Although testosterone is a male hormone women still produce small amounts.  Testosterone is produced by the ovaries and helps to regulate sex drive (libido), energy and mental state.

Following a natural menopause testosterone will continue to be produced by the ovaries in significant amounts for approximately twelve years.Therefore a woman who has a surgical menopause that removes her ovaries will no longer produce testosterone and this may be responsible for a poor libido, depression and a lack of energy following surgery.

Testosterone may also have a role to play in conserving bone after menopause and may be more suitable for women that are unable to take oestrogen supplements due to an increased risk of osteoporosis. However testosterone should not be taken orally, in the form of tablets, as it can damage the liver. The usual form of administration is by implant or by injection at regular intervals. There is currently a trial being undertaken that is looking at supplementing with testosterone patches.

6 comments

  1. I had a total hysterectomy in December 2012 and my Dr. told me that some pharmacies make a rub that you can put on your wrist or your leg or your collar bone area. It was not really expensive I have not tried it yet but I am going to soon. You must be carful to not let your female children come into contact with it.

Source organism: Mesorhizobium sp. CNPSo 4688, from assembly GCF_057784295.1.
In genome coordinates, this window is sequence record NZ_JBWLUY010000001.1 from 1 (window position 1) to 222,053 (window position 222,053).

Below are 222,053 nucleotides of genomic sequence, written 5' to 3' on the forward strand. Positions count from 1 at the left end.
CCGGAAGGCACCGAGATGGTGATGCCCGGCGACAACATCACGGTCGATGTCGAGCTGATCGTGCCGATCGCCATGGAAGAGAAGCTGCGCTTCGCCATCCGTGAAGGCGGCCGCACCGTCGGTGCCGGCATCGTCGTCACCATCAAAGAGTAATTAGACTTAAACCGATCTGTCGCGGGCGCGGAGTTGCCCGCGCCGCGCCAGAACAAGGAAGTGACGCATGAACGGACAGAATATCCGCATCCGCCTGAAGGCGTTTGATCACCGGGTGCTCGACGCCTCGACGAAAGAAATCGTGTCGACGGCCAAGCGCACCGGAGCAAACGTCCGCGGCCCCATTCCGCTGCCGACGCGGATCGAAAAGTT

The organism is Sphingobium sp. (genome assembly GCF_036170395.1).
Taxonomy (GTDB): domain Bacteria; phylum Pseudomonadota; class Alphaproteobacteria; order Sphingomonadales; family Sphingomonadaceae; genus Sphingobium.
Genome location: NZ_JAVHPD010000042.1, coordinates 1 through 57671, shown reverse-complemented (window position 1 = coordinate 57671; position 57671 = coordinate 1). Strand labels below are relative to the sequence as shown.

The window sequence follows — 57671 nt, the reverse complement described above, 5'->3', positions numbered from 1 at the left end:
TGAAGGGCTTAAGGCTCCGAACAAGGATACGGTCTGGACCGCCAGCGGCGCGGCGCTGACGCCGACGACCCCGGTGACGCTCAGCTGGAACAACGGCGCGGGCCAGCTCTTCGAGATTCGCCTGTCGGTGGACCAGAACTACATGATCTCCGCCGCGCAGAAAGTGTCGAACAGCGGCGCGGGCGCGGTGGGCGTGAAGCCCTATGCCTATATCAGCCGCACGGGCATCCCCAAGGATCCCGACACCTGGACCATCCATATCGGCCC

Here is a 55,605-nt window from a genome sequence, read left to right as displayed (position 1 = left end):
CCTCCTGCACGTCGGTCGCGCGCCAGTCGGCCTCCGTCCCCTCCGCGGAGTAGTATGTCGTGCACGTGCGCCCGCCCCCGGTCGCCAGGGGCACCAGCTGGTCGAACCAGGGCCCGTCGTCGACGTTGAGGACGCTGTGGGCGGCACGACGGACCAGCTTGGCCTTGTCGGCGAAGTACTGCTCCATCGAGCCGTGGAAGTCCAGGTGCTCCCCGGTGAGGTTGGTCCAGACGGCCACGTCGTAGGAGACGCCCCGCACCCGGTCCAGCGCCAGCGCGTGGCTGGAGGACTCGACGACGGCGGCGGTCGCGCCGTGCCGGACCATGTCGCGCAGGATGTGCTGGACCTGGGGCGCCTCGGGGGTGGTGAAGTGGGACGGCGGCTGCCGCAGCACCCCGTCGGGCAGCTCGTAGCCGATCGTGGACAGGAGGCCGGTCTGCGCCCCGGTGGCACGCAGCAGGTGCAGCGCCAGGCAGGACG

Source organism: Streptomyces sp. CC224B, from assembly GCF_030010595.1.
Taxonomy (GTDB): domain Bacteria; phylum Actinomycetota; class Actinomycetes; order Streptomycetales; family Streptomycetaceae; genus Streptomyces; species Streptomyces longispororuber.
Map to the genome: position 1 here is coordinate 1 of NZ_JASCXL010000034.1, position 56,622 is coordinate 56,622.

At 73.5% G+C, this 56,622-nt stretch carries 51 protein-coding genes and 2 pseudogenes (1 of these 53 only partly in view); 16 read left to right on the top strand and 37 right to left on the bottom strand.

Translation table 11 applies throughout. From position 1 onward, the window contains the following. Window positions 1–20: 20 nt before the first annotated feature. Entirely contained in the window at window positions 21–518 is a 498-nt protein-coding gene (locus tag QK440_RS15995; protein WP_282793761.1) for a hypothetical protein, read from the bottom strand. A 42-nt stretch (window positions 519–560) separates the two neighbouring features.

2. Hi I had a full hysterectomy 10 months ago, I have no sex drive and am so tired all the time. My doctor has told me that I am unable to get testosterone as they no longer supply it on NHS any more as it is to expensive, so I am just left to suffer. Can you advise me weather it is possible to to go else where and pay for this. Thanks Carol

  3. Why not speak to another GP in the surgery and ask about testosterone implants Theresa. It is unusual to lose your sexual desire completely post hysterectomy even when your ovaries are removed so perhaps it might be worth asking about having a thyroid test as well.

  4. I have had a complete hysterectomy in 2003, of course my ovaries and cervix were removed. Needless, to say, I have no sexual desire. I am married to a great man, with which our sex life was very active before the hysterectomy. I have also noticed many other changes. My gyn will not give me a testosterone injection, or any type of testosterone therapy. I take estrogen shots, monthly. I would like some advice on this matter. Thank You, Theresa Chitwood

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